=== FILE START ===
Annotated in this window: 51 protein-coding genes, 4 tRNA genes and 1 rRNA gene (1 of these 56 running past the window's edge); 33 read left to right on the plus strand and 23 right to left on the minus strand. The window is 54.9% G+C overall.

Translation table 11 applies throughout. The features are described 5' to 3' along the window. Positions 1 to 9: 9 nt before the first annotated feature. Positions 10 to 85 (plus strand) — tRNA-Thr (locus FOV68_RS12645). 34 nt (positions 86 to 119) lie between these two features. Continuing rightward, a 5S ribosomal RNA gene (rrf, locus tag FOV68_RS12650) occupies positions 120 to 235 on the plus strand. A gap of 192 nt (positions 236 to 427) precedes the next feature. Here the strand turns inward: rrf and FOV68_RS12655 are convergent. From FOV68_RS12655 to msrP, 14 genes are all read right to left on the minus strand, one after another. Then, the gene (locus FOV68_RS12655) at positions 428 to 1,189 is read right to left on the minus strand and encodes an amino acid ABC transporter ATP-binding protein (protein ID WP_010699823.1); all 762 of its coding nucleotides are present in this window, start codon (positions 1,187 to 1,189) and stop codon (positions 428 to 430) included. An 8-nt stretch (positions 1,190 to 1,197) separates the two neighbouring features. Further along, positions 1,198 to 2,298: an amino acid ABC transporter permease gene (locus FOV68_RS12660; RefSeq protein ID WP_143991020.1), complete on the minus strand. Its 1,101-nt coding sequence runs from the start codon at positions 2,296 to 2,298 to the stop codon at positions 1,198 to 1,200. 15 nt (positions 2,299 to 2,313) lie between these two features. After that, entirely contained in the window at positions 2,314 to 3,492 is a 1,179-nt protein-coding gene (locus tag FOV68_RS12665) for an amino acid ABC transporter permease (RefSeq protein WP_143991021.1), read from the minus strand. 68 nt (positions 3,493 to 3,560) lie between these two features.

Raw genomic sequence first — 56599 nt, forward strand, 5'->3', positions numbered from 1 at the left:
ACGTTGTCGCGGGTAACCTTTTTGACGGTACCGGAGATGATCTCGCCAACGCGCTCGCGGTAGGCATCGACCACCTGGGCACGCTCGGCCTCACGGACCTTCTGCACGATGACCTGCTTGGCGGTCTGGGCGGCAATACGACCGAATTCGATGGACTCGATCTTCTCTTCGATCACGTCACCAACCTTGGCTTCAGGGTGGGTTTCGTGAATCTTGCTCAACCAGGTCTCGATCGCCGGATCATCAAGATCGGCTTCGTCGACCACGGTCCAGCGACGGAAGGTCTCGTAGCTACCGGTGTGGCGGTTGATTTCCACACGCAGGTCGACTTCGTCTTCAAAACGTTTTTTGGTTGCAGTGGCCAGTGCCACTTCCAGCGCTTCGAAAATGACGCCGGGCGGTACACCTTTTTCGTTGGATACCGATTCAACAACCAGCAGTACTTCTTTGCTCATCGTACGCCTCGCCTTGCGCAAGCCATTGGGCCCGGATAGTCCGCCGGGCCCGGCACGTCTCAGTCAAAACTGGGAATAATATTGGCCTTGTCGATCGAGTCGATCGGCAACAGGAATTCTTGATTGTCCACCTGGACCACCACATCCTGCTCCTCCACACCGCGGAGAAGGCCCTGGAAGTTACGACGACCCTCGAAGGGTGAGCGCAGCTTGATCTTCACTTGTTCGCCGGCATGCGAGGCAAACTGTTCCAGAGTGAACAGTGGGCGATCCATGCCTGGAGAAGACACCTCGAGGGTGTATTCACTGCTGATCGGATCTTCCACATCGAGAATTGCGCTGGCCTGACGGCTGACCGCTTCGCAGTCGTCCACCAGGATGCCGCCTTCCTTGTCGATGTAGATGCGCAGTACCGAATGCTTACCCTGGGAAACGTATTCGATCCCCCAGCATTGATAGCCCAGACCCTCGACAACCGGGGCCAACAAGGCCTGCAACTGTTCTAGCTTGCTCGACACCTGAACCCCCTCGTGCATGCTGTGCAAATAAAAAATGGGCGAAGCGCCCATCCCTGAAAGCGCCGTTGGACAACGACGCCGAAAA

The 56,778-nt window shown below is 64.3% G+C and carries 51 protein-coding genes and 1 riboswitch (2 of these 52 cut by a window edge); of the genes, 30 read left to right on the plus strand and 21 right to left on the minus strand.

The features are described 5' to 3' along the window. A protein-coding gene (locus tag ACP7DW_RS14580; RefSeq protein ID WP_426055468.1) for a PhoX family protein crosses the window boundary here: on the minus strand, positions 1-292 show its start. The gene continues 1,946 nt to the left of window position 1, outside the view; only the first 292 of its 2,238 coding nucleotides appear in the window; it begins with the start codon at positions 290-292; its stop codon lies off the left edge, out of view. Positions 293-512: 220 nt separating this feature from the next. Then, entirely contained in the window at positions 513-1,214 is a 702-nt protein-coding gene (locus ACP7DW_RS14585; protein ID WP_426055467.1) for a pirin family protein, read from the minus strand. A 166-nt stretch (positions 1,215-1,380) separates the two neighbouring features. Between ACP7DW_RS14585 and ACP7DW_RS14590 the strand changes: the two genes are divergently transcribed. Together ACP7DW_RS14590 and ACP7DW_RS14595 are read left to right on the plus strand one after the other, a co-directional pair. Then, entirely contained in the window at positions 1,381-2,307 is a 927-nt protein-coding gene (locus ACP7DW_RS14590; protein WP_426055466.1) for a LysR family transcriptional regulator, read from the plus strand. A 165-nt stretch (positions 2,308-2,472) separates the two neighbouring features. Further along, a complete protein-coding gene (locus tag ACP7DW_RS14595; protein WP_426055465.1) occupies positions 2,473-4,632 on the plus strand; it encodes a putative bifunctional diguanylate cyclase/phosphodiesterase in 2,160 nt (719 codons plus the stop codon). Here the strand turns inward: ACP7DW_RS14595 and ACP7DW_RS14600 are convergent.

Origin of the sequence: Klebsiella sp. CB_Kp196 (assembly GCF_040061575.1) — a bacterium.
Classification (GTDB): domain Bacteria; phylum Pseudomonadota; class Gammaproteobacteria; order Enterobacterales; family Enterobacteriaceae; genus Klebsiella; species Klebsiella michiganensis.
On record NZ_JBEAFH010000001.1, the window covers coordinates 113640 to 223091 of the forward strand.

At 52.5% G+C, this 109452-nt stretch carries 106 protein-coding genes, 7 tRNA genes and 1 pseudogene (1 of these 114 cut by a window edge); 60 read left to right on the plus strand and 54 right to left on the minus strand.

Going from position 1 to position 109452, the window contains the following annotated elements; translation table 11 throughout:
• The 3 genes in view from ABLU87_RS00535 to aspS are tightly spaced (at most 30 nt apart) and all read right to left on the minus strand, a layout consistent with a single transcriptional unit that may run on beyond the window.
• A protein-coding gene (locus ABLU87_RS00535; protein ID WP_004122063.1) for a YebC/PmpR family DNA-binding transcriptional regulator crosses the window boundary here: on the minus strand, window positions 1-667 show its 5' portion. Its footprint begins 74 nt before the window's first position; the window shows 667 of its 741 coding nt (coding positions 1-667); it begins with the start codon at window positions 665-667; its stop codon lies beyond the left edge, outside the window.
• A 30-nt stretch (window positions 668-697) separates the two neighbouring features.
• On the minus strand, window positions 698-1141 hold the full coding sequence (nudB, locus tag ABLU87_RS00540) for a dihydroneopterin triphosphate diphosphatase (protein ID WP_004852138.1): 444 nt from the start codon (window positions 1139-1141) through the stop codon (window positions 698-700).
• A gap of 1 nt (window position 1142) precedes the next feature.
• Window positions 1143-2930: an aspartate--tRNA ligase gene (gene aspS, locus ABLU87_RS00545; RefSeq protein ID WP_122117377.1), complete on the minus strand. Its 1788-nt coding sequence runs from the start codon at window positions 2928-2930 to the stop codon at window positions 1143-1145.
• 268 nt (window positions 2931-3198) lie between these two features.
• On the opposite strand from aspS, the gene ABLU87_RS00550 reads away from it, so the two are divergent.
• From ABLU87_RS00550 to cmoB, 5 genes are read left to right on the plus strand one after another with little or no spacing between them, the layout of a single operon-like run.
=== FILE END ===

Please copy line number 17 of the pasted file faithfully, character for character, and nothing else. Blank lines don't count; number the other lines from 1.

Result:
• Window positions 1143-2930: an aspartate--tRNA ligase gene (gene aspS, locus ABLU87_RS00545; RefSeq protein ID WP_122117377.1), complete on the minus strand. Its 1788-nt coding sequence runs from the start codon at window positions 2928-2930 to the stop codon at window positions 1143-1145.